—Oliver Hazimeh, Director, PRTM

April 1, 2011 in Electric (Battery), Fleets, Hybrids, Policy | Permalink | Comments (6) | TrackBack (0)

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Comments

Converting local truck to CNG is the easiest and most progressive move we could make. They have the room and carrying capacity for the tanks, they would run cleaner, save fuel dollars and reduce imported oil.

FedEx and others know that they save money, they will talk oil imports and cleaner air, but the bottom line wins the day every time. That is fine, you can do well and do good at the same time.

This is another excellent move by the Obama Administration - which is continuing to implement aggressive plans for electrification of the nations light duty transport fleet.

Fleet conversions are all-important, not just because of the economics noted in the post - but because it puts these vehicles in public view. And seeing the taxi industry rapidly adopt the Prius was a great boon to Prius consumer sales.

The same will happen with these large fleets. The public will take note of the fuel savings and convenience of overnight charging. Confidence in any new technology precedes its mass adoption. Again, it took nearly 8 years for consumers to see the light in the Prius.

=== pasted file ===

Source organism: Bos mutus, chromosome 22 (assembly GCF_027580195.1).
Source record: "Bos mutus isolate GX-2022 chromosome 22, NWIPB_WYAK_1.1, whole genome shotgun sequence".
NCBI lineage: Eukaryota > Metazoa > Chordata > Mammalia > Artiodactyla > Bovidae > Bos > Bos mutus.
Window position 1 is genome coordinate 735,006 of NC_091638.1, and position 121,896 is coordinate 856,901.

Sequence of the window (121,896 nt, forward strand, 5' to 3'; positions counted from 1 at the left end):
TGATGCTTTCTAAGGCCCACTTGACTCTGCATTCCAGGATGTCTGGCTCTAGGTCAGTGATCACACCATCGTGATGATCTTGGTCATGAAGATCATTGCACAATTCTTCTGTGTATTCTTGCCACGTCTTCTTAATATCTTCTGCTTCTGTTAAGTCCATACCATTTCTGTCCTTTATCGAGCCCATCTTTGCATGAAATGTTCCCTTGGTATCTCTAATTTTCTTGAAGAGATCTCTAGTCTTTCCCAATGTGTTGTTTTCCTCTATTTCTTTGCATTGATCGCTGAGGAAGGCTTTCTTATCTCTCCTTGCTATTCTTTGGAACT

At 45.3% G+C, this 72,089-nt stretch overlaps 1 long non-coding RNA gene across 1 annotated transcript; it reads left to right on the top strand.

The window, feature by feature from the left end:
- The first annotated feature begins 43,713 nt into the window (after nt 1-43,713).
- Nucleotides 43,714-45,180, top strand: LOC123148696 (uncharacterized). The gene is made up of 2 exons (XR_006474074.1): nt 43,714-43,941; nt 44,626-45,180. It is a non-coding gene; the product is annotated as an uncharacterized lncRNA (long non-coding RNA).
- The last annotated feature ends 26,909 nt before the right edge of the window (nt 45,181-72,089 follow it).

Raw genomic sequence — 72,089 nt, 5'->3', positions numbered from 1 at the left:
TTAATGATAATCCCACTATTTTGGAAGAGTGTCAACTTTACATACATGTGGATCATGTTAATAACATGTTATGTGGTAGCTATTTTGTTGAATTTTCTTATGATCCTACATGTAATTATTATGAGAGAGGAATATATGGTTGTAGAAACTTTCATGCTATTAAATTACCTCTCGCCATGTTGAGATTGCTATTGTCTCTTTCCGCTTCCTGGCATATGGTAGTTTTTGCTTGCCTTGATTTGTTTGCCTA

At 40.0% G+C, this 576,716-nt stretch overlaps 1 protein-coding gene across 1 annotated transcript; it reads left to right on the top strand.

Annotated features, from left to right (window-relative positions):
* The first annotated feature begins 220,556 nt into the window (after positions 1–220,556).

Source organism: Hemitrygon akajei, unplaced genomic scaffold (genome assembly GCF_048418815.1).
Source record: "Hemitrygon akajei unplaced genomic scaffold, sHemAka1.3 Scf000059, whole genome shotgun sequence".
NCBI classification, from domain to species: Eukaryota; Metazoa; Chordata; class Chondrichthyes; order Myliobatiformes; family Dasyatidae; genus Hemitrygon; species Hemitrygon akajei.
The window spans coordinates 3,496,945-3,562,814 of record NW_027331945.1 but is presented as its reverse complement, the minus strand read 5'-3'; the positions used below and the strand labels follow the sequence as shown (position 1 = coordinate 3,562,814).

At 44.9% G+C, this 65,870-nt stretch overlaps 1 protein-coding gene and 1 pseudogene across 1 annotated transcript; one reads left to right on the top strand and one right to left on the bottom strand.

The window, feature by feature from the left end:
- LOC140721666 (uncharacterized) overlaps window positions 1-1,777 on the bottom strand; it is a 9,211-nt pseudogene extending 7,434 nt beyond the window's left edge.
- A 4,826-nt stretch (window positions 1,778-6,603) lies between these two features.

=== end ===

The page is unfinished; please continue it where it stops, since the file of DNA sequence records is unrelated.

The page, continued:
Good work on the part of DOE.

DME can be made at the fueling stations from natural gas for big rigs. They use 1/3 of our road fuel going 100,000 miles per year at 4 mpg and there are more than 4 million of them.

Once you have DME, cars could run on it in a diesel hybrid configuration. No high pressure tanks like hydrogen or CNG, DME is liquid at low pressure and provides good range at a reasonable price, with cleaner air and less oil imports.

I think it's great how we can begin moving toward new fuels. Natural gas is a good place to start. However it should be a natural gas derived liquid like methanol. Already proven as a fuel for recip engine and a fuel for fuel cells. The battery technology is not there yet but fuel cell technology is. Methanol can be made from natural gas, coal, biomass etc. Any carbon based fuel can be gasified into syngas and then into methanol.

All methanol is currently produced out of US so we in the short term are merely shifting dependencies but that can change quickly with new modular methanol production systems coming into play.

Why would it be necessary for DOE to support ($$$) the biggest and most profitable companies in this transition?

David, good question. Likely answer is the guys running these outfits hate to spend their own money when they can get their buds in guv'ment to pay.

Check out the cellulosic methanol plant being piloted by Range Fuels:

http://www.rangefuels.com/news-highlights.html

OFS will put millions of new cars on the road able to run methanol every year. Once you have those a market can develop, but you have to have a critical mass of vehicles.